History Publications

Title

Ecclesiastical prisons and royal authority in the reign of Henry VII

Document Type

Article

Publication Date

10-1-2019

Volume

70

Issue

4

Journal

Journal of Ecclesiastical History

First Page

750

Last Page

766

URL with Digital Object Identifier

10.1017/S0022046918002671

Abstract

After his appointment as chief justice of King's Bench in 1495, John Fyneux pressured the ecclesiastical hierarchy through indictments for escapes which explored which officials had responsibility for the prisons and how they were managed, and thereby successfully asserted the royal right of oversight. By the end of Henry VII's reign his bishops, faced with ruinous fines like other lords, had largely accepted their role as gaolers under royal authority, and thus contributed to the bureaucratisation of the hierarchy which Henry VIII would exploit to such good effect.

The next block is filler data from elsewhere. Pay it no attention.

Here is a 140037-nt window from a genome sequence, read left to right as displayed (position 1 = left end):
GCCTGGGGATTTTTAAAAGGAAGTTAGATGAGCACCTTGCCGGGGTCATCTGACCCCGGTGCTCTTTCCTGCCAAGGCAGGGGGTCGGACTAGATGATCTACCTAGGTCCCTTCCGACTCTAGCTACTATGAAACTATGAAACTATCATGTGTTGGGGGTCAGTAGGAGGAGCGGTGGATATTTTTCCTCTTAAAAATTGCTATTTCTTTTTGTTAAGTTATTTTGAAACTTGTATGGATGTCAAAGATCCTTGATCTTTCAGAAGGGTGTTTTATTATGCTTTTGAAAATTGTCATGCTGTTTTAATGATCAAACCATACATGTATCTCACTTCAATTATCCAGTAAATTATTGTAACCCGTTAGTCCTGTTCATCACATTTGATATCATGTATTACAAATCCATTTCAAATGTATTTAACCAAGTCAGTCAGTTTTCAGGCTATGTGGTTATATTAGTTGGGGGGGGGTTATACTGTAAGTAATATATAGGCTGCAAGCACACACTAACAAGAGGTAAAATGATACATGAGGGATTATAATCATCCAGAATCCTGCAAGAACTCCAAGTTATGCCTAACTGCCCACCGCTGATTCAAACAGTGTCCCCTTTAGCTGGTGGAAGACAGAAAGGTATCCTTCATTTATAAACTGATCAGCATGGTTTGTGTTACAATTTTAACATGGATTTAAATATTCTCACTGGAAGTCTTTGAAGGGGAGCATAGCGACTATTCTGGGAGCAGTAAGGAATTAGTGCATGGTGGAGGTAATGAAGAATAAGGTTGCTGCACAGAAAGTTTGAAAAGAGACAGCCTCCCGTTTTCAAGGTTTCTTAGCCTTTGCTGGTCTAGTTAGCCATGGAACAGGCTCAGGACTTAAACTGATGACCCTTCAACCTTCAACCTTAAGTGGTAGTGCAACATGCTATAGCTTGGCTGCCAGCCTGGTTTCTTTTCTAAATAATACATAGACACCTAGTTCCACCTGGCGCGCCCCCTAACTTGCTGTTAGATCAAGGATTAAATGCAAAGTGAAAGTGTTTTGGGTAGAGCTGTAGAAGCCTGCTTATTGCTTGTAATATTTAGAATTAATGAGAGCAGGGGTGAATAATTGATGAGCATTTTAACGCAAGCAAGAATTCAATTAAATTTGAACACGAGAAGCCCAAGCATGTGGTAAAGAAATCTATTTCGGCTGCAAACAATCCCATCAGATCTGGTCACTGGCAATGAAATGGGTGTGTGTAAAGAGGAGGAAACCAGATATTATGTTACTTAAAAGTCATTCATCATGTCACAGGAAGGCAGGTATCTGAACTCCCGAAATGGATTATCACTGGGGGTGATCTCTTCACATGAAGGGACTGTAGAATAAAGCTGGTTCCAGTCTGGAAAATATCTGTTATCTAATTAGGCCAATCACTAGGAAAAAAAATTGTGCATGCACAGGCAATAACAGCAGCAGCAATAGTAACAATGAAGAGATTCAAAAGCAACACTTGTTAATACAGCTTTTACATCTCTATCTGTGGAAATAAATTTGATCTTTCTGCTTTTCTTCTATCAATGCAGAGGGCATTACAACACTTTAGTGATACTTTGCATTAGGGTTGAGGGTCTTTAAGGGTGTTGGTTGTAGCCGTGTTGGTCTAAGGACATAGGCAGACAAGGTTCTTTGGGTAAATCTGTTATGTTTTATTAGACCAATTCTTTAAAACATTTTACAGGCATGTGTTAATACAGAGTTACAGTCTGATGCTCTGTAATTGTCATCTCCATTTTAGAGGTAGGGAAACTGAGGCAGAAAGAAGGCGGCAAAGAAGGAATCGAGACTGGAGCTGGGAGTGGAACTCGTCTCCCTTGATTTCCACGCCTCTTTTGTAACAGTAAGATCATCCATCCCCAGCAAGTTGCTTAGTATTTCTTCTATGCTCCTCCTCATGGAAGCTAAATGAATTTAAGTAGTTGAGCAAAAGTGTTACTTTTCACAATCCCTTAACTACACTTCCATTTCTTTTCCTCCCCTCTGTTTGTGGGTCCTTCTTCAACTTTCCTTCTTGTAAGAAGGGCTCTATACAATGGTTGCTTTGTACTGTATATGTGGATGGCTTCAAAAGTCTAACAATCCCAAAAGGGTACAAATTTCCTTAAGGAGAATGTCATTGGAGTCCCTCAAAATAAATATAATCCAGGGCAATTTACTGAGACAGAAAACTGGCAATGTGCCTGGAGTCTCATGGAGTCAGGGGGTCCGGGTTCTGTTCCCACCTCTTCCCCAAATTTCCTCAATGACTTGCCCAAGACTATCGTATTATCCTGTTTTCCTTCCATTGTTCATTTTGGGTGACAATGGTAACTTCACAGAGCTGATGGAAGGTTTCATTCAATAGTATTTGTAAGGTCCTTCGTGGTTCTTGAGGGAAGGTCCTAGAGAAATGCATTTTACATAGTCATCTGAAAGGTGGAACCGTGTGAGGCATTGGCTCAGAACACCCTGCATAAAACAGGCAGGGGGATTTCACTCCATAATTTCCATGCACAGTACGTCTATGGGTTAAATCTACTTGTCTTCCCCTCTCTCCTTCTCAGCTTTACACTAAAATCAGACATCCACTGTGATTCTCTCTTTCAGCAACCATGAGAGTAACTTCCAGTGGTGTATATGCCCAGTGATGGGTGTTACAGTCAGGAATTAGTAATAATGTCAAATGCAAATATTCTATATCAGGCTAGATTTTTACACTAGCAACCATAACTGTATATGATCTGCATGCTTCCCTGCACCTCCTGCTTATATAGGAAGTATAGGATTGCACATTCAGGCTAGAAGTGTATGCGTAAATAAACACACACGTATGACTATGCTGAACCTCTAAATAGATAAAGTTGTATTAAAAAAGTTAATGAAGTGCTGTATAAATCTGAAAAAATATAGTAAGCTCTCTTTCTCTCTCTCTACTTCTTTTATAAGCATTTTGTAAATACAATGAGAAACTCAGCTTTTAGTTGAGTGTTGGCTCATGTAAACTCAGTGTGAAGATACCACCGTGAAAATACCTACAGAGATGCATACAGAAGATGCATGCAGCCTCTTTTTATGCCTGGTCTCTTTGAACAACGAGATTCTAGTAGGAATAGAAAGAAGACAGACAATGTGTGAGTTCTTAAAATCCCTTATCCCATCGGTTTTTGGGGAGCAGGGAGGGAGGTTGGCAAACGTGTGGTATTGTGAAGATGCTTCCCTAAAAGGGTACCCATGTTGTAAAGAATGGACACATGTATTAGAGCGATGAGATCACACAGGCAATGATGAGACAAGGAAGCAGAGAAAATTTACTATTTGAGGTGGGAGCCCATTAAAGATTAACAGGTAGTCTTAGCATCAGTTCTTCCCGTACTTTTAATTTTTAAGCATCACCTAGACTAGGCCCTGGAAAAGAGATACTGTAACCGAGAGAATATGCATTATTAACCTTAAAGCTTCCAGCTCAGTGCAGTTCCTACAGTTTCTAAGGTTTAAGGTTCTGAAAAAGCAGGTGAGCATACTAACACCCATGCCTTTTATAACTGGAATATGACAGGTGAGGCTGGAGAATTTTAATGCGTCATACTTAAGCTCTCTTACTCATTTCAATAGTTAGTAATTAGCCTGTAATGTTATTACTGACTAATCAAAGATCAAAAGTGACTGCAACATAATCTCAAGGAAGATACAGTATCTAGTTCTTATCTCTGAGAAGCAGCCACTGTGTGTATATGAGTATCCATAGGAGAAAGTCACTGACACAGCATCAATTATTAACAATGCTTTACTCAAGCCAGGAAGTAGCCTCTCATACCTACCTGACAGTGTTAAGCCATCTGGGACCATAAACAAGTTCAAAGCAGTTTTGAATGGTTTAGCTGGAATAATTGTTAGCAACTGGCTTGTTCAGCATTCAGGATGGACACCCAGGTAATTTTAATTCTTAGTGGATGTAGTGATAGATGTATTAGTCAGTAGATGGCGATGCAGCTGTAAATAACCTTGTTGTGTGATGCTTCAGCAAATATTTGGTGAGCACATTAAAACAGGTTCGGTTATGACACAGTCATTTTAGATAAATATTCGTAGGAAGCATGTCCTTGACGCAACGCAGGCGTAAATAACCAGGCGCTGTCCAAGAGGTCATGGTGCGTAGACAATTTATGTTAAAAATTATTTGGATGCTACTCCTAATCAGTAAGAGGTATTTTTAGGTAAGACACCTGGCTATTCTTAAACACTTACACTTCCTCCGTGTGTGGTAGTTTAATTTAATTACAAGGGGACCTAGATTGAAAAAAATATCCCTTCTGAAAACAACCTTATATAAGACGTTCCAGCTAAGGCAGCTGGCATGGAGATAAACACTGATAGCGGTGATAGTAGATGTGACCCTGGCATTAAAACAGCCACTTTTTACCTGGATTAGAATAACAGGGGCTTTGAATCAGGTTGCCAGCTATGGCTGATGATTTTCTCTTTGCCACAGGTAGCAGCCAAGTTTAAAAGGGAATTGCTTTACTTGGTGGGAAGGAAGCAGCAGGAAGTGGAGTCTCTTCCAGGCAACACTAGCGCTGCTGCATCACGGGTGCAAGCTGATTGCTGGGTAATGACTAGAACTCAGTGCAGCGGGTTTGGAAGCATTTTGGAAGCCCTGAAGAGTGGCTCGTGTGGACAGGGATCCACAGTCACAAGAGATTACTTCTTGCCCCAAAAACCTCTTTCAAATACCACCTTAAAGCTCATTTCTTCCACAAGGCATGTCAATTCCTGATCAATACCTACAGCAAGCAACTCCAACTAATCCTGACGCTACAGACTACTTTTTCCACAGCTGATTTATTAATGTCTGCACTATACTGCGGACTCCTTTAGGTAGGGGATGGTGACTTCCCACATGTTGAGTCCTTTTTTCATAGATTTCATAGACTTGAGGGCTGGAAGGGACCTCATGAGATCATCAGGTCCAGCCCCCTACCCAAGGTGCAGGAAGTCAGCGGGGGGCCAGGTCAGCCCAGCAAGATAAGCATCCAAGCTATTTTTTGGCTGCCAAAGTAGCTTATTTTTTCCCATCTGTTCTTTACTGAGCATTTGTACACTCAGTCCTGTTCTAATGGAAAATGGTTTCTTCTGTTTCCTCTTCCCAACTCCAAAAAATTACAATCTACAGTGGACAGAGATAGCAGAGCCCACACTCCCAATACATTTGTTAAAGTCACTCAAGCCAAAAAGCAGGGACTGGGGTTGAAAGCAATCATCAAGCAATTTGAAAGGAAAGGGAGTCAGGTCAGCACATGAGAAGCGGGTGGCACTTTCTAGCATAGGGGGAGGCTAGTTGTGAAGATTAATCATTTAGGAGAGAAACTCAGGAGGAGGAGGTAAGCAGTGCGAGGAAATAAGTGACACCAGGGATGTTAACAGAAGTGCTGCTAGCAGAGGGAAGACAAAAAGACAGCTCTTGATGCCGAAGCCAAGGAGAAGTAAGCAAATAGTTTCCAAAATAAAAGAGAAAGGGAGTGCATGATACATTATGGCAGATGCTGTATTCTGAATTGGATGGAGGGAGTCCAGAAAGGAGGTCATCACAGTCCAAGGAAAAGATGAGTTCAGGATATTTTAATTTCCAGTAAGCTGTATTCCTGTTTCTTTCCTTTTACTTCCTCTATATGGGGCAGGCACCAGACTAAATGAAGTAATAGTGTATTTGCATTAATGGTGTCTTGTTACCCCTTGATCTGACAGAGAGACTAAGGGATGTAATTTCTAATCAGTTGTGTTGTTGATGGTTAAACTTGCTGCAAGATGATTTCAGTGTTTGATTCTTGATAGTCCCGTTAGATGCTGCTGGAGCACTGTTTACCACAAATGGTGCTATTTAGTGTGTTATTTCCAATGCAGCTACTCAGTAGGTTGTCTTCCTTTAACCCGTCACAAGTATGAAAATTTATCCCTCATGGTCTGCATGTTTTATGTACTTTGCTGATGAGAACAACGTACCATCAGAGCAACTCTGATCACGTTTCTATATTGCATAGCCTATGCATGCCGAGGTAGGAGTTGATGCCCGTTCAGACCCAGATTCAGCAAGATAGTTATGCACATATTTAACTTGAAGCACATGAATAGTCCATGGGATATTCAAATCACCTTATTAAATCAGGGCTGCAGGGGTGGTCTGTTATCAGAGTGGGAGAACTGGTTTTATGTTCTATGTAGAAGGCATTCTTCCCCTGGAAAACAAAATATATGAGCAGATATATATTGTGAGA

Notes

McGLYNN, M. (2019). Ecclesiastical Prisons and Royal Authority in the Reign of Henry VII. The Journal of Ecclesiastical History, 70(4), 750-766. doi:10.1017/S0022046918002671

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